Democratization Without Representation
- Publish Date: 3/23/2006
- Dimensions: 6 x 9
- Page Count: 224 pages
- Hardcover ISBN: 978-0-271-02391-5
- Paperback ISBN: 978-0-271-02696-1
“This fine book makes an important contribution both to the comparative literature on the quality of democracy in post-transition settings and to the growing literature on comparative business politics in Latin America. By deftly weaving together new archival evidence and interview material, Shadlen provides a fresh—and provocative—angle on the challenges that free-market economic reforms and political democratization pose for small business in developing countries. The book makes a convincing case that the democratization of authoritarian-corporatist regimes can ironically weaken the representation of small business in the policy arena. This, in turn, has sobering implications both for the quality of democracy and for overall economic performance, especially in terms of employment generation.”
“This criticism aside, the book is a valuable contribution to debates about business, democracy, and development.”
“These two monographs on government-business relations in contemporary Mexico (Shadlen’s Democratization Without Representation and Macleod’s Downsizing the State) share the same publisher as well as the virtues of careful research and documentation, creative synthesis of theoretical strands from political science, economic sociology and new institutional economics, an explicit comparative angle and accessibility for non-area specialists. These books can be confidently recommended as texts in graduate courses on comparative politics, sociology of economic organizations, business management and public administration.”
“The book represents a thorough and comprehensive study of small industry politics in Mexico, drawing from more than 100 interviews and extensive archival research. . . . [The book makes] an important contribution to the study of Mexican political economy and will be of great interest to scholars of that discipline.”
“Overall, given the extent and depth of the author’s contribution to understanding small industrialists from the inside out, Democratization without Representation is very much a worthwhile read. Shadlen has presented us with a big book on small business.”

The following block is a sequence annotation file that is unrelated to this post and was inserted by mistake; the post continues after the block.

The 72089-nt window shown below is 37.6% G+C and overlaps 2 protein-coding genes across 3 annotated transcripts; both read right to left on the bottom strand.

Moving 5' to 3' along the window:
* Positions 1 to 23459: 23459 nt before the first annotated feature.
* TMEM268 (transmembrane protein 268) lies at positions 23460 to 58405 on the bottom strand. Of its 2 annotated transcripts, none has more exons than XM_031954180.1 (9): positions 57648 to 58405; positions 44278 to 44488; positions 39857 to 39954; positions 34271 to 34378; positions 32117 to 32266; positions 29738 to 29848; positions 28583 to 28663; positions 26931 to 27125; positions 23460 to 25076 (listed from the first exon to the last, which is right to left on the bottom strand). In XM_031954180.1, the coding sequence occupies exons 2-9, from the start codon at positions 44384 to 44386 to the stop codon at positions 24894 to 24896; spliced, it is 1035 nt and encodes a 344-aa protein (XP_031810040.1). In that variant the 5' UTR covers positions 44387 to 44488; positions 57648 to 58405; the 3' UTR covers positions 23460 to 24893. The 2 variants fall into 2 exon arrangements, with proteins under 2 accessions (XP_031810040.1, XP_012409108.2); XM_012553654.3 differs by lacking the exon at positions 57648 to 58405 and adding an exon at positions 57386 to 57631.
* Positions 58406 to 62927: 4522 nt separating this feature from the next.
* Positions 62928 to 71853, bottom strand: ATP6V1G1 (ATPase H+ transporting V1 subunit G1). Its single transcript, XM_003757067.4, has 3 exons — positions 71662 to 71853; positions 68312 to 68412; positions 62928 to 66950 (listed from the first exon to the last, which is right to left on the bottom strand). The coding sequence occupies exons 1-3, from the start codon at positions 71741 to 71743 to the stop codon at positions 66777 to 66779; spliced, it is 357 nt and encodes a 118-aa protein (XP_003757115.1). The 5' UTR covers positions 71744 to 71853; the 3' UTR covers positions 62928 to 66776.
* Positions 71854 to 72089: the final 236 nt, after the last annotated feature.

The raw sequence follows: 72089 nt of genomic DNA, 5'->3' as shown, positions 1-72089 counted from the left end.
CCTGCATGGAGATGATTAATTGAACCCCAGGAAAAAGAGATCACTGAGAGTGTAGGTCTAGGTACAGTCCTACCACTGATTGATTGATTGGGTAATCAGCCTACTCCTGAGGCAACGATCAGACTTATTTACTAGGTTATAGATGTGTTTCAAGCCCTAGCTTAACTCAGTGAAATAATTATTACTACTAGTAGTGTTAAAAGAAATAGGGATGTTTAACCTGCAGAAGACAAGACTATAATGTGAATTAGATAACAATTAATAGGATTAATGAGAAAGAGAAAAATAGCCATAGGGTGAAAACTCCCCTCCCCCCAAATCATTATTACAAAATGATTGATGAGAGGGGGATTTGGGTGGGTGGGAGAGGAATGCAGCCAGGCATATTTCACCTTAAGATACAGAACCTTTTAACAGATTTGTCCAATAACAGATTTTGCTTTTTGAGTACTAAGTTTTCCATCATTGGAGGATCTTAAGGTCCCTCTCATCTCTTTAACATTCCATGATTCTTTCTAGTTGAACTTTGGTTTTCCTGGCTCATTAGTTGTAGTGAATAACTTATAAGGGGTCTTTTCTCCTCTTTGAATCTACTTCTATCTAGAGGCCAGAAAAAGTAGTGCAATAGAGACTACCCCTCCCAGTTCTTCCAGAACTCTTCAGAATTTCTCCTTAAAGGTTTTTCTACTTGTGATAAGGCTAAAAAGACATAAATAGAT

When countries become more democratic, new opportunities arise for individuals and groups to participate in politics and influence the making of policy. But democratization does not ensure better representation for everyone, and indeed some sectors of society are ill-equipped to take advantage of these new opportunities. Small industry in Mexico, Kenneth Shadlen shows, is an excellent example of a sector whose representation decreased during democratization.
Shadlen’s analysis focuses on the basic characteristics of small firms that complicate the process of securing representation in both authoritarian and democratic environments. He then shows how increased pluralism and electoral competition served to exacerbate the political problems facing the sector during the course of democratization in Mexico. These characteristics created problems for small firms both in acting collectively through interest associations and civil society organizations and in wielding power within political parties. The changes that democratization effected in the structure of corporatism put small industry at a significant disadvantage in the policy-making arena even while there was general agreement on the crucial importance of this sector in the new neoliberal economy, especially for generating employment. The final chapter extends the analysis by making comparisons with the experience of small industry representation in Argentina and Brazil.
Shadlen uses extensive interviews and archival research to provide new evidence and insights on the difficult challenges of interest aggregation and representation for small industry. He conducted interviews with a wide range of owners and managers of small firms, state and party officials, and leaders of business associations and civil society organizations. He also did research at the National Archives in Mexico City and in the archives of the most important business organizations for small industry in the post-World War II period.
List of Figures and Tables
1. The Politics of Small Industry Representation
2 Representation via Accommodation: Small Industry and Postwar Developmentalism
3. The Challenges of Change: Crisis, Democratization, and the Quest for Representation
4. Democratization and Diminished Representation: Institutional Transformation and Political Exclusion
5. Orphaned by Democracy: Small Industry in Contemporary Mexico
6. Representation, Participation, and Development
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